All this leads to another conversation with Friar Ugo. Gaboury had been describing some of his insights from scripture of God meeting people in their loneliness, all the ways Jesus enters into our pain. Then:

   Friar Ugo smiled, “I’m glad for the consolation you feel as you enter into the Scriptures, but I don’t think they’re the point. What if the loneliness that drives you to seek consolation was meant to expand your heart in compassion for Jesus?” He paused again. “You can’t love someone you don’t know, and you only know someone whose experience you’re willing to enter into with empathy and compassion.”

Gaboury proceeds to reflect on Jesus in Gethsemane asking the disciples to “wait with me” through his agonized prayer. Instead, they slept and abandoned Jesus, even before his arrest, trial, and forsaken death. Instead of considering how Jesus enters into our loneliness, Gaboury invites us to enter into the loneliness of Jesus, where Jesus ceases to be our therapist and we become his friends.

This is a startling insight for me, one I’m still weighing even as I write about this book. It reflects not only a different and true insight, but one that comes out of a deep reading of both scripture and life by the author in the company of a spiritual friend. Gaboury invites us to join that journey both in text and questions for reflection that invite us to sit with what we have read and to wait with God. But there is one more thing. Gaboury invites those transformed by waiting with God to compassionate witness to the God who invites us to wait with him in our loneliness–and His.

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Disclosure of Material Connection: I received a complimentary review copy of this book from the publisher. The opinions I have expressed are my own.

 

Spiritual Formation Books I Would Read Again

close up of a bible

Photo by Matthias Zomer on Pexels.com

The idea of spiritual formation is that the spiritual life is not a static experience but a project of growth. Formation literally suggests the shaping of our lives, our characters, our affections to reflect who or what we consider the ultimate. As you know, I write as a Christian, so the books I share here reflect what it means to follow and be formed in Christ. They are books I have found helpful in my own spiritual progress, and would visit again (and have in some cases).

Ruth Haley Barton, Invitation to Retreat. A wonderful guide to answer the invitation of Jesus to “come with me.” I’ve appreciated a number of works by this author but this is one I pull out whenever I plan a retreat.

Carmen Butcher (tr.), The Cloud of Unknowing. Butcher’s translation of this classic work sings. The author is unknown but leads us into the richness of contemplative prayer.

Michael Card, Inexpressible. The whole book is a study and meditation on one rich Bible word, hesed, referring to the covenant-keeping, lovingkindness of God.

Leighton Ford, The Attentive Life. Ford follows the practice of praying the hours to help us discover what it means to pay attention to God’s work throughout our days and all around us.

Margaret Guenther, Holy Listening. This was the first book that drew me to rather than repelled me from spiritual direction. Guenther is so unpretentious about the whole thing.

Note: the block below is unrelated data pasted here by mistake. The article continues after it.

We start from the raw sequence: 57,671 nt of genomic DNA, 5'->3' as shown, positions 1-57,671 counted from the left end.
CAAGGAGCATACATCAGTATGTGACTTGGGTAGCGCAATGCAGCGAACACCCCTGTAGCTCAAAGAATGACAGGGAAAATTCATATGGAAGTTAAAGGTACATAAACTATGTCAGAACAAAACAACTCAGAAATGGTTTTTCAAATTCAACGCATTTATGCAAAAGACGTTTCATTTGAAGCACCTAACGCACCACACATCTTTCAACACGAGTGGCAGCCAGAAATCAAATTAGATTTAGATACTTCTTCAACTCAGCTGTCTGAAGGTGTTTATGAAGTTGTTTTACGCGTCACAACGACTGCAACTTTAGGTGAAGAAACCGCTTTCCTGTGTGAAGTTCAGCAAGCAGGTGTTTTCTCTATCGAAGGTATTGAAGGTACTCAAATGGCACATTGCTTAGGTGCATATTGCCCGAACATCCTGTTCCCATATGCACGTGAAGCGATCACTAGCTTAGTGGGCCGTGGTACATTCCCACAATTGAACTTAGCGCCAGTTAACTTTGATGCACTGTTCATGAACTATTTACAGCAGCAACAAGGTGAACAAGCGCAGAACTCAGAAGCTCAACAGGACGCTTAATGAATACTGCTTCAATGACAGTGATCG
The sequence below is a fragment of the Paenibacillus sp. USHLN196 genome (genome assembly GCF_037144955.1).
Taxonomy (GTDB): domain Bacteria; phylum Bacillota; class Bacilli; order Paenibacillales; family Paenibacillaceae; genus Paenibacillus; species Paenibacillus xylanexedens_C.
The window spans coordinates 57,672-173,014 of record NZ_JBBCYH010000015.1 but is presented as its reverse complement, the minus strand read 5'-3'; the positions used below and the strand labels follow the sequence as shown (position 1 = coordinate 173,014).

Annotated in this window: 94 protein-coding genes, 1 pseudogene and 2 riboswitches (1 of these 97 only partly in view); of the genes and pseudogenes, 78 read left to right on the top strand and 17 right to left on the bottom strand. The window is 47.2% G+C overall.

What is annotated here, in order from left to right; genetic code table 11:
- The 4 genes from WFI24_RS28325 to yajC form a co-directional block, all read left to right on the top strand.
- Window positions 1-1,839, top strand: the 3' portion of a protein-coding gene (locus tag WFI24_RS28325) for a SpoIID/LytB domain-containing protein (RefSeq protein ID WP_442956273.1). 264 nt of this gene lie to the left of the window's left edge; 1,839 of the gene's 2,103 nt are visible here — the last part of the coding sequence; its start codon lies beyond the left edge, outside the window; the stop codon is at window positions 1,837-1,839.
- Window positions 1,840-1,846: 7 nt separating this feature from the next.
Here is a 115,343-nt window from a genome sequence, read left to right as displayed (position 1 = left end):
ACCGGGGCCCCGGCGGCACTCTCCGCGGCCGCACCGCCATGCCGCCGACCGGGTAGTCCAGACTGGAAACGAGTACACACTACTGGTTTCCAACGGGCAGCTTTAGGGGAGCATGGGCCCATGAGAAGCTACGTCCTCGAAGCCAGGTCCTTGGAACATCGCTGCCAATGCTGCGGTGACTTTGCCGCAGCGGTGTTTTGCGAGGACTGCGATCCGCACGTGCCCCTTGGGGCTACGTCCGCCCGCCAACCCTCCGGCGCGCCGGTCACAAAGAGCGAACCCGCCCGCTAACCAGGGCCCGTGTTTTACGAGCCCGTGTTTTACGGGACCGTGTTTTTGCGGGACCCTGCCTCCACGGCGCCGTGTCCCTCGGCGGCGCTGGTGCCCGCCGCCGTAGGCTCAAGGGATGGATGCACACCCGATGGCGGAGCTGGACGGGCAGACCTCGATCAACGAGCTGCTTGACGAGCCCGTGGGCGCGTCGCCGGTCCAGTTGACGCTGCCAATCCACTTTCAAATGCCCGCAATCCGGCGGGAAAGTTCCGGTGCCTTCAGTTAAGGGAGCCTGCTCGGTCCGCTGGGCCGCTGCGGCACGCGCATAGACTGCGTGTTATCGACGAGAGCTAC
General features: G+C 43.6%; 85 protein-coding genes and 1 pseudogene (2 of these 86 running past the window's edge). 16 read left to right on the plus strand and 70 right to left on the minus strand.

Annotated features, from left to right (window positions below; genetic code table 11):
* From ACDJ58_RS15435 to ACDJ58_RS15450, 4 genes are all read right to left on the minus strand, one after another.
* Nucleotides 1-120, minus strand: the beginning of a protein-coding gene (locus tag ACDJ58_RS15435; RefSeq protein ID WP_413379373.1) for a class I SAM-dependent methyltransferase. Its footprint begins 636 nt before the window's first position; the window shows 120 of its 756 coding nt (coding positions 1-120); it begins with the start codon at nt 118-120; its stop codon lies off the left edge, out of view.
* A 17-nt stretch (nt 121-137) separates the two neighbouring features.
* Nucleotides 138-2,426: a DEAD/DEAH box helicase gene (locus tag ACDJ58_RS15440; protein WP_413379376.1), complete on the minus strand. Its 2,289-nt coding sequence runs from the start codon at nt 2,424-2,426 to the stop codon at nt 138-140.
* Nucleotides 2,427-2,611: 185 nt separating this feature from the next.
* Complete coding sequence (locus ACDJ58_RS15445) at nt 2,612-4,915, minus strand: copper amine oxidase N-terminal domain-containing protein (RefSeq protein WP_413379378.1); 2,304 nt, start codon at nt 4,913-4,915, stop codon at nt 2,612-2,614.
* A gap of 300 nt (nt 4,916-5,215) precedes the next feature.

Henri Nouwen, The Return of the Prodigal. The parable of the prodigal is such a profound story, and Nouwen’s use of Rembrandt’s painting, The Return of the Prodigal takes us deeply into this story and what it means for our lives.

Eugene Peterson, Working the Angles. The subtitle of this book is “The shape of pastoral integrity.” While I am not a church pastor, this book challenged me with suggesting that such integrity functions within a triangle of prayer, the reading of scripture, and the work of spiritual direction. He beckons away from the siren calls of charisma and technique.

Gordon T. Smith, Teach Us to Pray. A guide to prayer using our Lord’s prayer, taking us through three movements, of thanksgiving, confession, and discernment.

Tish Harrison Warren, Liturgy of the Ordinary. Warren connects the extraordinary things we pray in our churches on Sunday with the ordinary events of our domestic daily lives.

Dallas Willard, The Spirit of the Disciplines. Willard’s focus is less on the disciplines themselves that what is behind them, why we practice them. He contends:

“The disciplines for the spiritual life are available, concrete activities designed to render bodily beings such as we ever more sensitive and receptive to the Kingdom of Heaven brought to us in Christ, even while living in a world set against God” 

Nearly all of these writers have written other things, and I could have easily substituted other works. If you find one of these who is a good guide to you, keep reading their works. Above all, I think all of them would direct you to the ultimate formation book, perhaps obvious, but often neglected–The Bible.

Review: The Conscience

conscienceen

The Conscience (Inner Land, Volume 2), Eberhard Arnold. Walden: NY: Plough Publishing, 2019 (first published in German in 1936).

Summary: A short treatise on the conscience, what it is, what it’s witness is, how it functions apart from God, and how it may be restored.

Conscience. It strikes me that growing up, and in my early Christian journey, I heard much of conscience. These days, not so much. So I was intrigued to receive this little book, only 76 pages, part of a longer series called “Inner Land,” by German philosopher, writer, and founder of the Bruderhof movement.